This information sheet briefly describes the Role of the Radiocommunications Agency and outlines the regulations, which govern use of CB Radio.
The installation and use of all Citizens' Band Radio (CB) transceivers must be covered by a licence issued on behalf of the Secretary of State for Trade and Industry. This Section explains how to obtain a licence, how much it costs and who is covered by it.
The Agency is an Executive Agency of the Department of Trade and Industry and is responsible for the management of that part of the radio spectrum used for civil purposes within the UK. It is also responsible for representing UK radio interests nationally and internationally.
Radio signals, which are used by millions of people world-wide, do not stop at national borders. Without adequate planning and management, the radio signals from different users and services would interfere with each other and, above a certain level of interference, radio would become useless as a reliable and effective means of communication. The Agency plans and manages spectrum to ensure that the appropriate kind of spectrum is available to those who need it, that it is used efficiently and with as little interference as possible. In order to ensure the optimum spectrum use for the benefit of all users the RA:
CB is a short range radio service for both hobby and business use. It is designed to be used without the need to have any technical qualifications and not to cause interference to other radio users. Hence, only radios meeting certain specific requirements may be used. Antennas need to conform to clause 4 of the licence.
To use CB, you either need to hold a licence yourself or be directly supervised by a licence holder. However, we do offer exemptions to Scouts, Girl Guides and OAP networks, etc.
Unless you are using CB radio under the direct supervision of another CB licence-holder, you will need to take out a CB licence in your own name. Please note that children under the age of 14 years cannot hold a CB licence.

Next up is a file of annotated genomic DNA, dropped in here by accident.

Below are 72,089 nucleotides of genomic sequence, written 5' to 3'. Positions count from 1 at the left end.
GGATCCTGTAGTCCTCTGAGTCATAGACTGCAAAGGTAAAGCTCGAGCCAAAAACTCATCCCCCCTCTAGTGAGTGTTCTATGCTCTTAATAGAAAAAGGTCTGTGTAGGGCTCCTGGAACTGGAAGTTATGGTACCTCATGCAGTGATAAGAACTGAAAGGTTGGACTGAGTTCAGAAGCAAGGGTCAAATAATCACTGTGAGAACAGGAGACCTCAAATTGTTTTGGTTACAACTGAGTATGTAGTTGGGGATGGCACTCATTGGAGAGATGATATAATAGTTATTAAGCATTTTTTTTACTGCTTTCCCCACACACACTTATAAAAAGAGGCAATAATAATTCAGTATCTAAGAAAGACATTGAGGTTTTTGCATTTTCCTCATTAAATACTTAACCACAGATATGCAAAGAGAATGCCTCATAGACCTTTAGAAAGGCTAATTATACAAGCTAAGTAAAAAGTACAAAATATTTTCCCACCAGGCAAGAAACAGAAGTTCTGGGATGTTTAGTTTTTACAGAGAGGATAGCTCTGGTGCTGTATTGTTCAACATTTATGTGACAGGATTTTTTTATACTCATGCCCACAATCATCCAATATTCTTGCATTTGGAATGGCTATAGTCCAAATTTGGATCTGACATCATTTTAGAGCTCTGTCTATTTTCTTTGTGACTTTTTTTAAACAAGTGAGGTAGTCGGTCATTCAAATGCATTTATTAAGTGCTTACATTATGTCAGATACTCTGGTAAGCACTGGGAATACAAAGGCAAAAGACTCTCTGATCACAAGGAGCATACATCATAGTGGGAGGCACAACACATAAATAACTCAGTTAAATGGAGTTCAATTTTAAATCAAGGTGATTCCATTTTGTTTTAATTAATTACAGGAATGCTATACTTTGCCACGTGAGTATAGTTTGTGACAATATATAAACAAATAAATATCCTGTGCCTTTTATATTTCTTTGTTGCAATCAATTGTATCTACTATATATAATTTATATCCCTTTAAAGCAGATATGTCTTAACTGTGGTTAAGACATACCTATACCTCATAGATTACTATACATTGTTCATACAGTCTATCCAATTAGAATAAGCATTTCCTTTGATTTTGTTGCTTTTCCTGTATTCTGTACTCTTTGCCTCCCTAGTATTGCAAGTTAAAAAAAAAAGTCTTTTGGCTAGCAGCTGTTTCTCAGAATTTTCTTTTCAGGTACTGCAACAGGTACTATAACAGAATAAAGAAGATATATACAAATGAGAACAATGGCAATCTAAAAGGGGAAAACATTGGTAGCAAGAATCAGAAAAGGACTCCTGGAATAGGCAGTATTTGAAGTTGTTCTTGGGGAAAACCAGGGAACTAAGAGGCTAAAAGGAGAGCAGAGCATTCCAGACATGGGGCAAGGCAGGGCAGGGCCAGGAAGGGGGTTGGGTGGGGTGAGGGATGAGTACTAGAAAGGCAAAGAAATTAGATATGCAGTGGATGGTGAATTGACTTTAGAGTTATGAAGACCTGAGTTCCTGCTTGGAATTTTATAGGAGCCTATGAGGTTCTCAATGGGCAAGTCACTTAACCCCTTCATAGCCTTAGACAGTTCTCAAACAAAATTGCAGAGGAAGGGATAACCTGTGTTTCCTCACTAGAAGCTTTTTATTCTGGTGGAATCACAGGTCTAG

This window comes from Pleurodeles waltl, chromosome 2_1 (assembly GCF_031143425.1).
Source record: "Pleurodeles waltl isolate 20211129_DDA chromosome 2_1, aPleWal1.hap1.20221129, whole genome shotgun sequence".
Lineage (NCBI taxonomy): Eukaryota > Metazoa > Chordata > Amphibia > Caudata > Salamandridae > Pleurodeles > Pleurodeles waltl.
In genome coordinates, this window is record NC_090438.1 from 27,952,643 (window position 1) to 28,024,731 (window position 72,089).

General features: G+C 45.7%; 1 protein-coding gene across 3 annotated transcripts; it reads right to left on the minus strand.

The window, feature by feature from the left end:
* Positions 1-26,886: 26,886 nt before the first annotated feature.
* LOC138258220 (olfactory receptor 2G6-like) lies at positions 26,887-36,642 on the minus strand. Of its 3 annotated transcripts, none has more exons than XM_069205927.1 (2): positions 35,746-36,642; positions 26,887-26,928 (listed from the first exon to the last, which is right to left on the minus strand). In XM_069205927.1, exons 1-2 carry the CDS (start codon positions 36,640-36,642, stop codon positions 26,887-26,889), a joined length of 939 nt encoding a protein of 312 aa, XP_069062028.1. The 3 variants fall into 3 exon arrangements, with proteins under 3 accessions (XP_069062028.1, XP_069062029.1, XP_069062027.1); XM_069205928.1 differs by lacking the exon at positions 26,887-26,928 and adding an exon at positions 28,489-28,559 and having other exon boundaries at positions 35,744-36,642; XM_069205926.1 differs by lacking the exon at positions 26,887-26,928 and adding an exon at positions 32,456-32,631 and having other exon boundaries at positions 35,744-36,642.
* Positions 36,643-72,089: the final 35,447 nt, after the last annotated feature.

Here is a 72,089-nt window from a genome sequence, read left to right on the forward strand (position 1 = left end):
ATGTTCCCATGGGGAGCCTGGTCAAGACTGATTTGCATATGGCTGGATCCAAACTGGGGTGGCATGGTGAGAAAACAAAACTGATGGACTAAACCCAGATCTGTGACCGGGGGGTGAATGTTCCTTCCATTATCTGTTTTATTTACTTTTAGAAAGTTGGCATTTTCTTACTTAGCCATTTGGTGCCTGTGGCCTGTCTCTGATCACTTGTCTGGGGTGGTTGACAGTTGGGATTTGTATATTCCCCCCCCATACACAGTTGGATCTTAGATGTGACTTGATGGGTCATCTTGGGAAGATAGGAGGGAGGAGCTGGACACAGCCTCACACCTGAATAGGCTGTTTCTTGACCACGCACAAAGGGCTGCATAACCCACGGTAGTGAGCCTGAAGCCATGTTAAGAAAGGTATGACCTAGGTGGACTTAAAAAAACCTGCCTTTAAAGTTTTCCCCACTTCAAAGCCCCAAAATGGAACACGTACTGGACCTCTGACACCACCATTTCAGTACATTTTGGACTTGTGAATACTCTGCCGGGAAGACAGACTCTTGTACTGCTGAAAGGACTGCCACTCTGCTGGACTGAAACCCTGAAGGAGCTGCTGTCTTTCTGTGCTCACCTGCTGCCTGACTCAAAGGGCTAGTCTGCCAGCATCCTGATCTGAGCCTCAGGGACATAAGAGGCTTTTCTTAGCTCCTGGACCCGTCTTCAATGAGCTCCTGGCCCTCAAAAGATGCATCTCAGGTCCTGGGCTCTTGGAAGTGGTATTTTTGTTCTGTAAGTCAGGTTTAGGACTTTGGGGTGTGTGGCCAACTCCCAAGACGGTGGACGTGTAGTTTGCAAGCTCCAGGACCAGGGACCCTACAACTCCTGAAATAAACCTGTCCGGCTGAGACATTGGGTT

The licence currently costs £15 per year, free to those 21 years of age and younger and from 1 April 2001 free to those aged 75 years and older, no matter how many sets or channels you use.
Since 1992, CB licensing has been centralised and application forms are no longer available 'over the counter' from Post Offices.
To apply for a CB licence, a completed application form must be sent to the Radio Licensing Centre. (see Section D. Contact points) together with a cheque or postal order for £15 made payable to: "Radio Licensing Centre".
A CB licence runs for one year from the date of issue. You will be sent a renewal notice six weeks before the expiry date and, if necessary, a final notice.
Since 1 November 1999, the licence has been amended so that to use CB, you either need to hold a licence yourself or be directly supervised by a licence holder. Direct supervision means that the licence holder should be in the general proximity of the non-licence holder, for example, in the same room. We recognise that there are groups that previously benefited from the general supervision facility. The Agency is prepared to consider applications for exemptions to the direct supervision requirement. The following are examples of areas that may be considered:
This covers any person who
the licensee has control and authority over. The licensee must be willing to take full
legal responsibility for any person supervised. For example, members of the same family
living at the same postal address, may be covered by one licence even if operating away
This applies to official OAP networks with a superintendent (or equivalent) who uses CB radio to contact the OAPs in the network at certain times of the day to check they are all right. This does not apply in cases where a CB club has provided a free CB set to an OAP for use in an emergency or for general communication purposes.
Where exemption is agreed, a Notice of Variation (to be attached to your licence) will be issued. Please contact the Agency for further information. Contact details are given in Section D.
No, refunds are not offered for CB licences. The licence is not offered on a 'time basis' or to cover specific items of equipment.
Yes, if they operate within the CB bands. Even low power hand-held CB radios must be covered by a licence.
Note: Operation of walkie talkies at 49 MHz is licence exempt, however, the walkie talkies must conform to specific equipment approval requirements.
No, the CB licence allows you to operate on either or both of the sets of CB frequencies.
The Performance Specification MPT 1321 to which 934 MHz CB transceivers were manufactured was withdrawn in 1988. No new sets were manufactured from that date and no sets were imported. From 1 January 1999 the use of 934 MHz CB equipment has been prohibited.
MPT 1320 was withdrawn in March 1995 and replaced by a new Specification MPT 1382. All equipment type-approved to MPT 1320 may continue to be used for its foreseeable useful life.
Yes, if a transmitter-receiver (transceiver) is used but no, if a receiver only is used (i.e. apparatus inherently incapable of transmission).